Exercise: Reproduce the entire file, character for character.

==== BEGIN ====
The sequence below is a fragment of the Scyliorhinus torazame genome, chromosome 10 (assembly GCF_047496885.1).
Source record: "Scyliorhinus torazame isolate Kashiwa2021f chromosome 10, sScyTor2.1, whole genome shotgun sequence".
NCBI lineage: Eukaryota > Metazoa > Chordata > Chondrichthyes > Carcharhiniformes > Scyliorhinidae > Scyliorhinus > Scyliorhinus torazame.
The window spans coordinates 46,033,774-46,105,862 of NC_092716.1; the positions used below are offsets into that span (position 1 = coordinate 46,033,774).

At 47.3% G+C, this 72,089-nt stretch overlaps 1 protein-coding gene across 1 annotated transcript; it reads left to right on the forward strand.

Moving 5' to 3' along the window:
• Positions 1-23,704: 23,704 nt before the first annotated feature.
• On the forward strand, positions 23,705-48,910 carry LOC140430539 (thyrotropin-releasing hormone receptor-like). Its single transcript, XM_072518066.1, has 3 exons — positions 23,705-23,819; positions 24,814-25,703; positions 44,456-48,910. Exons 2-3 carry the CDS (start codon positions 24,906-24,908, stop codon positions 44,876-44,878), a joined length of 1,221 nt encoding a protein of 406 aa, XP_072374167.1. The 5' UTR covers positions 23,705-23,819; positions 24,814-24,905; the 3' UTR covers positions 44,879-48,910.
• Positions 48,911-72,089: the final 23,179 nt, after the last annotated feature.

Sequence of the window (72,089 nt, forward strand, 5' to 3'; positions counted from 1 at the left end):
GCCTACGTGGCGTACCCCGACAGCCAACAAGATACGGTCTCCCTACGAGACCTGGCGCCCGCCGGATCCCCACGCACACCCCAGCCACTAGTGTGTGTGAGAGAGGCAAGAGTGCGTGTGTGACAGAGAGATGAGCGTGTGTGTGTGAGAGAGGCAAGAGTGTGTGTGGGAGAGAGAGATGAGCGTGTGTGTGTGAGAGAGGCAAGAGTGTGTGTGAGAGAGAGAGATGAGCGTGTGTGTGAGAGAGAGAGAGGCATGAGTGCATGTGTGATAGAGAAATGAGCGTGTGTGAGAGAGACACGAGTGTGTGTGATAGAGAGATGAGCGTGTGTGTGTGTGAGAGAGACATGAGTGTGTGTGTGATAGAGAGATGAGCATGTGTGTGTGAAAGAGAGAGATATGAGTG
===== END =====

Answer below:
The sequence below is a fragment of the Scyliorhinus torazame genome, chromosome 10 (assembly GCF_047496885.1).
Source record: "Scyliorhinus torazame isolate Kashiwa2021f chromosome 10, sScyTor2.1, whole genome shotgun sequence".
NCBI lineage: Eukaryota > Metazoa > Chordata > Chondrichthyes > Carcharhiniformes > Scyliorhinidae > Scyliorhinus > Scyliorhinus torazame.
The window spans coordinates 46,033,774-46,105,862 of NC_092716.1; the positions used below are offsets into that span (position 1 = coordinate 46,033,774).

At 47.3% G+C, this 72,089-nt stretch overlaps 1 protein-coding gene across 1 annotated transcript; it reads left to right on the forward strand.

Moving 5' to 3' along the window:
• Positions 1-23,704: 23,704 nt before the first annotated feature.
• On the forward strand, positions 23,705-48,910 carry LOC140430539 (thyrotropin-releasing hormone receptor-like). Its single transcript, XM_072518066.1, has 3 exons — positions 23,705-23,819; positions 24,814-25,703; positions 44,456-48,910. Exons 2-3 carry the CDS (start codon positions 24,906-24,908, stop codon positions 44,876-44,878), a joined length of 1,221 nt encoding a protein of 406 aa, XP_072374167.1. The 5' UTR covers positions 23,705-23,819; positions 24,814-24,905; the 3' UTR covers positions 44,879-48,910.
• Positions 48,911-72,089: the final 23,179 nt, after the last annotated feature.

Sequence of the window (72,089 nt, forward strand, 5' to 3'; positions counted from 1 at the left end):
GCCTACGTGGCGTACCCCGACAGCCAACAAGATACGGTCTCCCTACGAGACCTGGCGCCCGCCGGATCCCCACGCACACCCCAGCCACTAGTGTGTGTGAGAGAGGCAAGAGTGCGTGTGTGACAGAGAGATGAGCGTGTGTGTGTGAGAGAGGCAAGAGTGTGTGTGGGAGAGAGAGATGAGCGTGTGTGTGTGAGAGAGGCAAGAGTGTGTGTGAGAGAGAGAGATGAGCGTGTGTGTGAGAGAGAGAGAGGCATGAGTGCATGTGTGATAGAGAAATGAGCGTGTGTGAGAGAGACACGAGTGTGTGTGATAGAGAGATGAGCGTGTGTGTGTGTGAGAGAGACATGAGTGTGTGTGTGATAGAGAGATGAGCATGTGTGTGTGAAAGAGAGAGATATGAGTG